Second Home Buyers Look for More Urban Environments

When Andy Bush went to market with the Walnut, a condo complex in Boulder, Colorado, he figured the buyers would be young single professionals and empty nesters. Instead many of the development’s first takers fit a different demo—the second home buyer eyeing retirement.

They come from New York, Kansas City, the San Francisco Bay area. They like the laid back, college town, mountain vibe of Boulder, but also its proximity to Denver, the sports and cultural institutions, the international airport.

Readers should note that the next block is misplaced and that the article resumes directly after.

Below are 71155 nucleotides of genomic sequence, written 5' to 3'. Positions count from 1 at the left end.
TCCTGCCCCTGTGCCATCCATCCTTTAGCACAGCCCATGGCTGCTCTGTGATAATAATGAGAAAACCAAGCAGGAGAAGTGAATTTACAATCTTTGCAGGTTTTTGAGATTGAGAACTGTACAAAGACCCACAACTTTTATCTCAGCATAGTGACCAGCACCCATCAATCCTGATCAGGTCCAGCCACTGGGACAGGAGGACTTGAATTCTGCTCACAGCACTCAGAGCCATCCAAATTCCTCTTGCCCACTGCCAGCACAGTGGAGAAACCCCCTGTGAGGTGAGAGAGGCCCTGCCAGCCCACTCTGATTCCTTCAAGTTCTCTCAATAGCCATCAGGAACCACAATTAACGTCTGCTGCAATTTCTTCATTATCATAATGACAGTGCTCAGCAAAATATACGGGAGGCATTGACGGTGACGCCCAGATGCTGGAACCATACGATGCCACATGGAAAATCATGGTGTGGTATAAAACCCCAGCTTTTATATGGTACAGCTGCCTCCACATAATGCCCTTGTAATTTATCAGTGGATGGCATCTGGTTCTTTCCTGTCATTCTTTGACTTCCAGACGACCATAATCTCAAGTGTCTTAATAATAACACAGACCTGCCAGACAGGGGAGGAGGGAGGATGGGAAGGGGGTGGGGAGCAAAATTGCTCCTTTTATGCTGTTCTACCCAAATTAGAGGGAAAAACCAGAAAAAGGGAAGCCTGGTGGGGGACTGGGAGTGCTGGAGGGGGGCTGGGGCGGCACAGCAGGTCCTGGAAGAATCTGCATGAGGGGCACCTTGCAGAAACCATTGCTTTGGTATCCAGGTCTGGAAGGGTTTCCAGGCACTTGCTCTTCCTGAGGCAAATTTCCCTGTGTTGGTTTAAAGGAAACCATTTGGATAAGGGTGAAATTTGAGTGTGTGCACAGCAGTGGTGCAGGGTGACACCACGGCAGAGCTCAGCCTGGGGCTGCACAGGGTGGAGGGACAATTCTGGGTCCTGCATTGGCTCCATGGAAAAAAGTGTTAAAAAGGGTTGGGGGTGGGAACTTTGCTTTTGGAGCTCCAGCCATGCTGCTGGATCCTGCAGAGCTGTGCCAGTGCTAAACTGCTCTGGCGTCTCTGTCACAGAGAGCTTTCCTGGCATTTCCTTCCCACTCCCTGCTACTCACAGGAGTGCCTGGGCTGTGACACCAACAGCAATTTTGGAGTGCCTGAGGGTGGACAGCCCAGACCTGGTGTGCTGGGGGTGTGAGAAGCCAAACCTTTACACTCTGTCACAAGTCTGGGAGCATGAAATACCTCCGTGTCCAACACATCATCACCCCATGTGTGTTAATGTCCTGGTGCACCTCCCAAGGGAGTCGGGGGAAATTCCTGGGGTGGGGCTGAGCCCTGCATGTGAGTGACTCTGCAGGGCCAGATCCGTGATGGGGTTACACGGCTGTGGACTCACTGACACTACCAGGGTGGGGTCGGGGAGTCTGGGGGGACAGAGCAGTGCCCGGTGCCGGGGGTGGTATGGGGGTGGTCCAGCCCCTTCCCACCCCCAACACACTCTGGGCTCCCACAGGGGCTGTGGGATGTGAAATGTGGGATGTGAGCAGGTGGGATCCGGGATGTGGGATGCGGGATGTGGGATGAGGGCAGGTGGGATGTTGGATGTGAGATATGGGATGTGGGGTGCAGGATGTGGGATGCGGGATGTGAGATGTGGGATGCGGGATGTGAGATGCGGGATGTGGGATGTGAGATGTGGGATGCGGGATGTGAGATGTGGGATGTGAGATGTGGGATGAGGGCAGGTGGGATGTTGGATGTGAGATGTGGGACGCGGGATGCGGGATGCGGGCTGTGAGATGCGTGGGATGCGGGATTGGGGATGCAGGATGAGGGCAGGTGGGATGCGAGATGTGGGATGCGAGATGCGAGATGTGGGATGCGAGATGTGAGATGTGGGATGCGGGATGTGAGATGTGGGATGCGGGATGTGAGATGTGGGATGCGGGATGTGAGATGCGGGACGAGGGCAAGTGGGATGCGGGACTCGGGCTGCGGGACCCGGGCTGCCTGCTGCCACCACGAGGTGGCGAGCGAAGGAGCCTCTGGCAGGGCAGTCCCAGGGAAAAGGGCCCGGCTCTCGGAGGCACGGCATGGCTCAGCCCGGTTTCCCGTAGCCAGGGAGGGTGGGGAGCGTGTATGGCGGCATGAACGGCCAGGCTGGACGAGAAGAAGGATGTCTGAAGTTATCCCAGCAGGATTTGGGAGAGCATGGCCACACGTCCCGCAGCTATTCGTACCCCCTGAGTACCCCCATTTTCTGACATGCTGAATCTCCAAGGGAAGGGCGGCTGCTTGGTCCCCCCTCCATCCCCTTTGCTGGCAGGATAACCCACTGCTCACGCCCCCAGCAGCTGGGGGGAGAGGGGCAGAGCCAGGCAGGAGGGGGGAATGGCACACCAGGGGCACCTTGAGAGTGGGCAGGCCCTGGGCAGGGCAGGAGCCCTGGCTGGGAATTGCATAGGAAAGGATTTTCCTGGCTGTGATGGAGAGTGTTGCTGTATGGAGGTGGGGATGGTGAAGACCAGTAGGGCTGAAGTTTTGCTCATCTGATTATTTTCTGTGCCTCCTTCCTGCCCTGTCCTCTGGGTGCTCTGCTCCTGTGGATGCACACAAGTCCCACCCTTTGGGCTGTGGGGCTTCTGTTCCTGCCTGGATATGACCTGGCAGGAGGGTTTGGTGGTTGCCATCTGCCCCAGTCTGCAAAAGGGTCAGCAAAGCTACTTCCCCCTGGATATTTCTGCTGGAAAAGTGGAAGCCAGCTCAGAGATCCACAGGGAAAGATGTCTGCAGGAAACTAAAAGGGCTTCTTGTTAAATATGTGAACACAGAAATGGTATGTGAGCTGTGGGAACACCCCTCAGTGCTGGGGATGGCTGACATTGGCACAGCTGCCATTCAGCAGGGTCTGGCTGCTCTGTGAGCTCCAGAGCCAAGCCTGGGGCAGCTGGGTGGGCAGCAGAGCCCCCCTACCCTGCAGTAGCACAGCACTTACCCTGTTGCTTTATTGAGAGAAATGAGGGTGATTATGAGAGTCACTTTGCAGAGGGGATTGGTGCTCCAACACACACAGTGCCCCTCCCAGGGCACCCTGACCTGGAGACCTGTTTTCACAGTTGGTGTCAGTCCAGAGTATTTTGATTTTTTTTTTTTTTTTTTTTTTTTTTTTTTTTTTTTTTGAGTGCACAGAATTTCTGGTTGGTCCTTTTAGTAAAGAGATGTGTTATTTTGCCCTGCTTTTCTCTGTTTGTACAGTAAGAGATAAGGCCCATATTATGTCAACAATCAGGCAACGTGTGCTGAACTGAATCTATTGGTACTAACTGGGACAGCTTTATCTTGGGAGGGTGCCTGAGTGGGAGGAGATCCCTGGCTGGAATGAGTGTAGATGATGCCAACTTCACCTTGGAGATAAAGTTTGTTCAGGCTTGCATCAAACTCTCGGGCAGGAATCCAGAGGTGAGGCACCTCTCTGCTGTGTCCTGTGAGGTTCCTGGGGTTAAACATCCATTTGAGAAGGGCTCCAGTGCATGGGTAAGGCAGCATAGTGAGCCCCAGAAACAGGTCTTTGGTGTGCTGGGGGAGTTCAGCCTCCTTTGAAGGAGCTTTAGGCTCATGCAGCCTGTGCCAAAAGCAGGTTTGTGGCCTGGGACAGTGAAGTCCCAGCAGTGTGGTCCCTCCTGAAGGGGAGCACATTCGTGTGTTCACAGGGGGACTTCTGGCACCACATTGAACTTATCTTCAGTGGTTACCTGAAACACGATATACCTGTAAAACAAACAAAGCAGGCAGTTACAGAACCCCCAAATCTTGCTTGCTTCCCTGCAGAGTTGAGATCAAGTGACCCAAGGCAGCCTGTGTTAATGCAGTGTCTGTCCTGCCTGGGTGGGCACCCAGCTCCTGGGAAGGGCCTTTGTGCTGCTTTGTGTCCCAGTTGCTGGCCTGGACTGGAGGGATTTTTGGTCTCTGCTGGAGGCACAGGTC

Boulder ain’t cheap: One bedrooms at the Walnut start at $500,000. Larger units go up to $5 million. But the idea is that in these leaner, less frivolous times when people are working longer and part time into their golden years, they are less likely to choose more remote second home markets such as Vail or Big Sky, Montana.

Bush hopes to do more of such projects in creative class cities such as Austin and Charleston, which he calls the “new retirement communities.”

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